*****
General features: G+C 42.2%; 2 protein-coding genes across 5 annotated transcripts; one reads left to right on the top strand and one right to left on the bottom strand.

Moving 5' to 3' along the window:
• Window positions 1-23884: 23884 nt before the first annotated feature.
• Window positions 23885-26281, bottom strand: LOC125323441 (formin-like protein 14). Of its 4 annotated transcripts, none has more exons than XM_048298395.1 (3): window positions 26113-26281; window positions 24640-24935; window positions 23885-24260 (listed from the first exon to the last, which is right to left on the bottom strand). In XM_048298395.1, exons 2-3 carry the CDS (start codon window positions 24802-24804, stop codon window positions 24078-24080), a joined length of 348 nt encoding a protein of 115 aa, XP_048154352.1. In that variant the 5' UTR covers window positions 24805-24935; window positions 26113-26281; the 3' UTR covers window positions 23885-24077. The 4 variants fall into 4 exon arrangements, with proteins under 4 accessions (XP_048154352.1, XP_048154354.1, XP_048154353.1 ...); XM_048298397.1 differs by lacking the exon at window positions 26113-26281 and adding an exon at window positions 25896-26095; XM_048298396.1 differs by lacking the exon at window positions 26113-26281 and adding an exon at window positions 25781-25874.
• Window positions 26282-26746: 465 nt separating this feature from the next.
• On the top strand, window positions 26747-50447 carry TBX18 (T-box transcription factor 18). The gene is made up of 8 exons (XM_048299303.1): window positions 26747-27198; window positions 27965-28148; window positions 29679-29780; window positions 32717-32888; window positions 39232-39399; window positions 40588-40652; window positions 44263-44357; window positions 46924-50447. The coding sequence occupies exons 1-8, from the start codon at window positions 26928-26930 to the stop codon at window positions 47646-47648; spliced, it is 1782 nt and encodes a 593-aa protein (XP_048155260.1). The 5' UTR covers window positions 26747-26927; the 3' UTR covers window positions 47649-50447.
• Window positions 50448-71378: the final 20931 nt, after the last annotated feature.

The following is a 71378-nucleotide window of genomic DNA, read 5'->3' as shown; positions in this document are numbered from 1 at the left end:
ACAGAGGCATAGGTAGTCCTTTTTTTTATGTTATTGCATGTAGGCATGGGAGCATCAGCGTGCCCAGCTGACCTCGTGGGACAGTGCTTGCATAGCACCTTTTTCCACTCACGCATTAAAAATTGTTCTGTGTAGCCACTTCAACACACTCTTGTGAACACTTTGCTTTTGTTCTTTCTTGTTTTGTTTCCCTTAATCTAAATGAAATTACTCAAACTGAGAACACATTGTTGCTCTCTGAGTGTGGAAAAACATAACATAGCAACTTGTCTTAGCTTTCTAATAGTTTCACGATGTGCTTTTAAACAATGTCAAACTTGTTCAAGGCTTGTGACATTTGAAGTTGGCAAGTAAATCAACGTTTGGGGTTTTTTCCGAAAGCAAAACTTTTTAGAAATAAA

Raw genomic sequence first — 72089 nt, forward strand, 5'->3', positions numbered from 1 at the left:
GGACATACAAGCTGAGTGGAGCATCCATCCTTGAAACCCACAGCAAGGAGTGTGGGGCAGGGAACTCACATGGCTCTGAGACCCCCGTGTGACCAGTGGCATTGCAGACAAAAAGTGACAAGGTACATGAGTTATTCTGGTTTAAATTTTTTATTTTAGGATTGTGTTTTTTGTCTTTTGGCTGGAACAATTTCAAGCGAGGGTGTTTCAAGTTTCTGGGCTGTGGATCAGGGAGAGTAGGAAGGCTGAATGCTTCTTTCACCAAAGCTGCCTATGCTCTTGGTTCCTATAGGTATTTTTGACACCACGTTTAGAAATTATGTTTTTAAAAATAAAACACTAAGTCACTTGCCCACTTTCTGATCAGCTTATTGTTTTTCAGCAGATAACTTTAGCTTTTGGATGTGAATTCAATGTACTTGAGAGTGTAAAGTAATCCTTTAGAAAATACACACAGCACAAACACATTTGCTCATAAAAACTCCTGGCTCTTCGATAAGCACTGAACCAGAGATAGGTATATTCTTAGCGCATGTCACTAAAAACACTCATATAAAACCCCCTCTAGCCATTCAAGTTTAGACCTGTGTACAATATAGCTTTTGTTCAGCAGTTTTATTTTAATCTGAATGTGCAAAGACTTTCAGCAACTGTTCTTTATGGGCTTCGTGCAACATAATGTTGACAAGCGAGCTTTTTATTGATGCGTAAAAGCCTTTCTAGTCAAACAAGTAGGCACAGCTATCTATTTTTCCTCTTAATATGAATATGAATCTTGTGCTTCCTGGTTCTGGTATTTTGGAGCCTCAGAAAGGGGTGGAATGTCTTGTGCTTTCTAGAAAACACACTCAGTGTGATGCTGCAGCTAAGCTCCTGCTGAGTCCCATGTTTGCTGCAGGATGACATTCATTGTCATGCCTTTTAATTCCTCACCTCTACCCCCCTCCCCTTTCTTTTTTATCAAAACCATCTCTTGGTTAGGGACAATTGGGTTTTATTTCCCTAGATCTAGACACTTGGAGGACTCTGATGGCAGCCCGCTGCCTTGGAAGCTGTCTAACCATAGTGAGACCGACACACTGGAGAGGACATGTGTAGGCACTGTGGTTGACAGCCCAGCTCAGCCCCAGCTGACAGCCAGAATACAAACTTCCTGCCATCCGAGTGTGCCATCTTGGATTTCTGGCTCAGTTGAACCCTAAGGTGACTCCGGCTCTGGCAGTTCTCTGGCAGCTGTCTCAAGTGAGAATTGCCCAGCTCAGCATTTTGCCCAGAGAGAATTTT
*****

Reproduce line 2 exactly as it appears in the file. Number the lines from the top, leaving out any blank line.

Moving 5' to 3' along the window: